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article imageReview: Being young is rough in ‘Palo Alto’ Special

By Sarah Gopaul     Jun 11, 2014 in Entertainment
Writer/director Gia Coppola’s feature-length debut, ‘Palo Alto,’ is based on the collected works of James Franco, which encapsulate the complicated highs and lows of adolescence.
So many recent movies about and for teens are based in fantasy. They have vampire lovers, magical powers, supernatural heritages or even just unrealistic adventures around their town. It's been some time since someone produced a more sober look at what it means to be that young. In some ways writer/director Gia Coppola follows in her aunt's footsteps to deliver a raw depiction of high school that doesn't turn away from the sex, drugs and pressures experienced by adolescents. Palo Alto is based on a collection of short stories by James Franco, who also stars in the film.
In spite of April's (Emma Roberts) flighty parents, she’s the class virgin, does well in school and generally stays out of trouble. When a misunderstanding at a party closes the door on a possible romance with her stoner classmate, Teddy (Jack Kilmer), April allows herself to be seduced by her soccer coach, Mr. B. (Franco). Teddy and Fred (Nat Wolff) are best friends, but Fred is a bad influence and asks a lot of strange hypothetical questions. When Teddy's time is occupied by court-appointed volunteer work, Fred fills his by toying with the heart of Emily (Zoe Levin).
The structure of the film is very similar to Kids, in that there is no clear narrative path for any of the characters. Even though some of their choices are predictable, audiences are still just following them through their youthful motions. There's nothing atypical about these teens, which in the end is the point. The urban environment is filled with pitfalls and in one way or another these kids plunge into them.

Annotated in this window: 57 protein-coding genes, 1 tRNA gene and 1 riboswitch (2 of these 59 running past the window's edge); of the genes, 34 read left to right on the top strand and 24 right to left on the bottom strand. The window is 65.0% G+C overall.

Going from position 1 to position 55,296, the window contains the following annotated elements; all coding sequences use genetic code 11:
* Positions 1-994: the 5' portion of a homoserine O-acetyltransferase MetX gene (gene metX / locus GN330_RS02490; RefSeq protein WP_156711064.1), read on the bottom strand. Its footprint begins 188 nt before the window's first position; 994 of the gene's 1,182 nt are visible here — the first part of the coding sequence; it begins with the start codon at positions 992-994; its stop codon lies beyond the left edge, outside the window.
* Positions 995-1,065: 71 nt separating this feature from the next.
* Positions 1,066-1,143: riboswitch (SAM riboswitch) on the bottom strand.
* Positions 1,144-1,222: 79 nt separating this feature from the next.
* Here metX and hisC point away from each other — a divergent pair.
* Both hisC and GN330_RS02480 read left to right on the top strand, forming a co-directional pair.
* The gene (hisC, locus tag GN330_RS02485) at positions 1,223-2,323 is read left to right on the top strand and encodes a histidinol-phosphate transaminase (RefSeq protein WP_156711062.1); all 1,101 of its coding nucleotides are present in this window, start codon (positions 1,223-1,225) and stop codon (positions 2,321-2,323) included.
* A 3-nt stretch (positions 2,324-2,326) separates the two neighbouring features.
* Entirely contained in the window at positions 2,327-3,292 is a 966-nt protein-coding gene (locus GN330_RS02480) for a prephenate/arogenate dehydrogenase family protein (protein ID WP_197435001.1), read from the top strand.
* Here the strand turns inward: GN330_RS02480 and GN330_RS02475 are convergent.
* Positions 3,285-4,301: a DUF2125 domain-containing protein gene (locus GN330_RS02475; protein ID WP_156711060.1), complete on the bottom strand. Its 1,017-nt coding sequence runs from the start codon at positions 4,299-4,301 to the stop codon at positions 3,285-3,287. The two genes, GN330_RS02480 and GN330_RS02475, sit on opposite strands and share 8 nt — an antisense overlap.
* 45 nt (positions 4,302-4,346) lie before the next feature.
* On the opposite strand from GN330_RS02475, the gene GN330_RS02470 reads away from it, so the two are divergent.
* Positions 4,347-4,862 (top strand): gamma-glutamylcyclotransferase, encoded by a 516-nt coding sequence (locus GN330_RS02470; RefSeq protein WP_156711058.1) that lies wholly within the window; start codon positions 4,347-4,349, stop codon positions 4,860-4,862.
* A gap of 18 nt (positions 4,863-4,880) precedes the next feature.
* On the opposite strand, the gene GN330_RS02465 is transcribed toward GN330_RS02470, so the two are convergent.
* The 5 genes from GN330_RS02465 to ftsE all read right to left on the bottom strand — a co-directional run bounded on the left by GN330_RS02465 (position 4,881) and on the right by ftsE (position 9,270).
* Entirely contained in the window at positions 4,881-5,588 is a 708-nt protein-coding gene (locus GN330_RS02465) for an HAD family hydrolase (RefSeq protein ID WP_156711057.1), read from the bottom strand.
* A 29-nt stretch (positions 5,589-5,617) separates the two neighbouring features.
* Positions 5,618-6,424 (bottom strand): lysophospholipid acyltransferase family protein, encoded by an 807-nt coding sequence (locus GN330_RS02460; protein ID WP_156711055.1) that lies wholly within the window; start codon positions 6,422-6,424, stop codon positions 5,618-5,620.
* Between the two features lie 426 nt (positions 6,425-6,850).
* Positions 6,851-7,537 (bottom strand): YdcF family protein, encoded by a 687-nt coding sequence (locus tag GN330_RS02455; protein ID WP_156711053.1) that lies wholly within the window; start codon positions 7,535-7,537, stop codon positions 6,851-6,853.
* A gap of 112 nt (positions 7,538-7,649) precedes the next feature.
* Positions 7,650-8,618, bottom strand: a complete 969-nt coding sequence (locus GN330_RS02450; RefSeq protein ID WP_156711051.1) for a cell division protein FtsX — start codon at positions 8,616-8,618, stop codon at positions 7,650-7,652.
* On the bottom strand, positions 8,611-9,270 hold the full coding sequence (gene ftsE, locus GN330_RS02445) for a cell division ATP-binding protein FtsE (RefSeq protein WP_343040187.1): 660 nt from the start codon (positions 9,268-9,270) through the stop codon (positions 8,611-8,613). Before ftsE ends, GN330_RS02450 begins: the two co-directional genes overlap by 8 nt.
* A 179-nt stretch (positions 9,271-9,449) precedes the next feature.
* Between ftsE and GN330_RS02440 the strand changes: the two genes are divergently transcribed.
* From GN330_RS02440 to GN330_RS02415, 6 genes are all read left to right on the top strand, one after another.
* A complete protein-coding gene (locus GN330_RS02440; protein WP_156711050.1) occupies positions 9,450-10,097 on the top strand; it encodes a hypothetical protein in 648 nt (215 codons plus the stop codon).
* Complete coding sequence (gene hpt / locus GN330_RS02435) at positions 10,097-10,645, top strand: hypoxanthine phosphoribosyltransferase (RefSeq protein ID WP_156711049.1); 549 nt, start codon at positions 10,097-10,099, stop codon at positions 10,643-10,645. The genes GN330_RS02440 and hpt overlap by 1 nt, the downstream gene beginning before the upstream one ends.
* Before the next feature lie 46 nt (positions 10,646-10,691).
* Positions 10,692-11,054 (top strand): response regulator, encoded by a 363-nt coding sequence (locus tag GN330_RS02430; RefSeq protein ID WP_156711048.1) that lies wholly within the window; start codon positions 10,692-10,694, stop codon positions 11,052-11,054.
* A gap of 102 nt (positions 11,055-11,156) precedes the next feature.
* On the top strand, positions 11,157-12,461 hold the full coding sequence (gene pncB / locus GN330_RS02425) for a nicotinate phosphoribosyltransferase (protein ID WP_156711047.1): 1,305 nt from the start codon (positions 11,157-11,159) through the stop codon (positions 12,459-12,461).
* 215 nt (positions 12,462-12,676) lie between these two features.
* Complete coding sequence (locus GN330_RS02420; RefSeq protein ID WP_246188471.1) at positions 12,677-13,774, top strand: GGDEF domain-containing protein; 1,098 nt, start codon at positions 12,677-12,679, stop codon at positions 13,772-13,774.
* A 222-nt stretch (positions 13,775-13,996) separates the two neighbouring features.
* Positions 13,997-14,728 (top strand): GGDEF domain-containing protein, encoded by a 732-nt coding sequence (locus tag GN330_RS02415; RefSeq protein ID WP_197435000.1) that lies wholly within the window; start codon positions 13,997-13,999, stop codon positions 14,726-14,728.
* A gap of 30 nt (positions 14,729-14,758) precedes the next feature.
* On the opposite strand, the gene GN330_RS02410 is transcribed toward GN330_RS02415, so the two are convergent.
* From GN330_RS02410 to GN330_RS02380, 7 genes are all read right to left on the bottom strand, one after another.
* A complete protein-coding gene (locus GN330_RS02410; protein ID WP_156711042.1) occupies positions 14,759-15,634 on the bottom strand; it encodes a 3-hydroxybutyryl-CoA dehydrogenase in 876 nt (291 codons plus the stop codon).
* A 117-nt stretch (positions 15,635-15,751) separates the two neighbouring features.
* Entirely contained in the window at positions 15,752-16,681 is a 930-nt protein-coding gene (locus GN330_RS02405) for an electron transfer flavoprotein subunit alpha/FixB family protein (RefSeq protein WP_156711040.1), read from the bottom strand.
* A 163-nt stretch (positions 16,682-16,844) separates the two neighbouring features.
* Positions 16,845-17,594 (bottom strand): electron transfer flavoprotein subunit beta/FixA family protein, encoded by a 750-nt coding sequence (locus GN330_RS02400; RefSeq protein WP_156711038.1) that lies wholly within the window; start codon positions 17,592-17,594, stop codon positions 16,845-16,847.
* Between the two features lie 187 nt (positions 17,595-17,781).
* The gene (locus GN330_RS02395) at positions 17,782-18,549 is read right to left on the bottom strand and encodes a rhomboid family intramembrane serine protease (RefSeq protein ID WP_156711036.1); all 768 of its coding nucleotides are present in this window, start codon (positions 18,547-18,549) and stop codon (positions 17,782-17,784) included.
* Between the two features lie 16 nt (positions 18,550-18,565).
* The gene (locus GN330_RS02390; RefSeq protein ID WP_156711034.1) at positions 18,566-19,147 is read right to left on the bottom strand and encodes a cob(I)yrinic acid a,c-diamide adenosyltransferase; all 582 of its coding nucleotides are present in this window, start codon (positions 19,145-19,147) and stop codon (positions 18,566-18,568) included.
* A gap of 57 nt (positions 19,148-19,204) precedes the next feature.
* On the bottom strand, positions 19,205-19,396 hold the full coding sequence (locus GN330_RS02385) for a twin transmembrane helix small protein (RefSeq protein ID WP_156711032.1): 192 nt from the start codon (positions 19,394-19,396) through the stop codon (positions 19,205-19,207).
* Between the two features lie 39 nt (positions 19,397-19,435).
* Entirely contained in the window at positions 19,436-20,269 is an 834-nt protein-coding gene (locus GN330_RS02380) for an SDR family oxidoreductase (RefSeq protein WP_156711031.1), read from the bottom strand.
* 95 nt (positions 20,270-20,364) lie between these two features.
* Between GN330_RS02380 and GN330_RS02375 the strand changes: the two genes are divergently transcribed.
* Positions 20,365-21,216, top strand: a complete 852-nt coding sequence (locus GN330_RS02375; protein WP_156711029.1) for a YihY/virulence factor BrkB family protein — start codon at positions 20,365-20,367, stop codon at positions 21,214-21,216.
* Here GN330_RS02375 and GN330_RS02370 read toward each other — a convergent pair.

It didn't necessarily have to be a teacher, but lots of young girls fall prey to older men who give them attention and praise. Drunk driving is par for the course after partying for some early drivers. Low self-esteem and promiscuity are often in bed together because the misconception is sex can be exchanged for love. Slut shaming and violence are nothing new either. However, Coppola is attempting to honestly depict — not exploit — these situations. When the teens are engaged in sexual acts, the camera turns to close-ups of various objects before returning to capture the aftermath.
Coppola isn’t the only legacy in the film. The acting gene runs in Roberts’ and Kilmer’s families too. She is brilliant in every sense, radiating on-screen and delivering an outstanding performance. April is a capable young woman who maintains control even when it looks like she’s turned over the wheel. Kilmer’s debut is impressive, balancing the rebellious teen persona with the nice guy. On the other hand in light of Franco’s Instagram scandal, his role in this picture could be perceived as even creepier than intended.
Director: Gia Coppola
Starring: Emma Roberts, James Franco and Jack Kilmer
More about Review, James franco, Movie, Gia Coppola, Emma roberts
 
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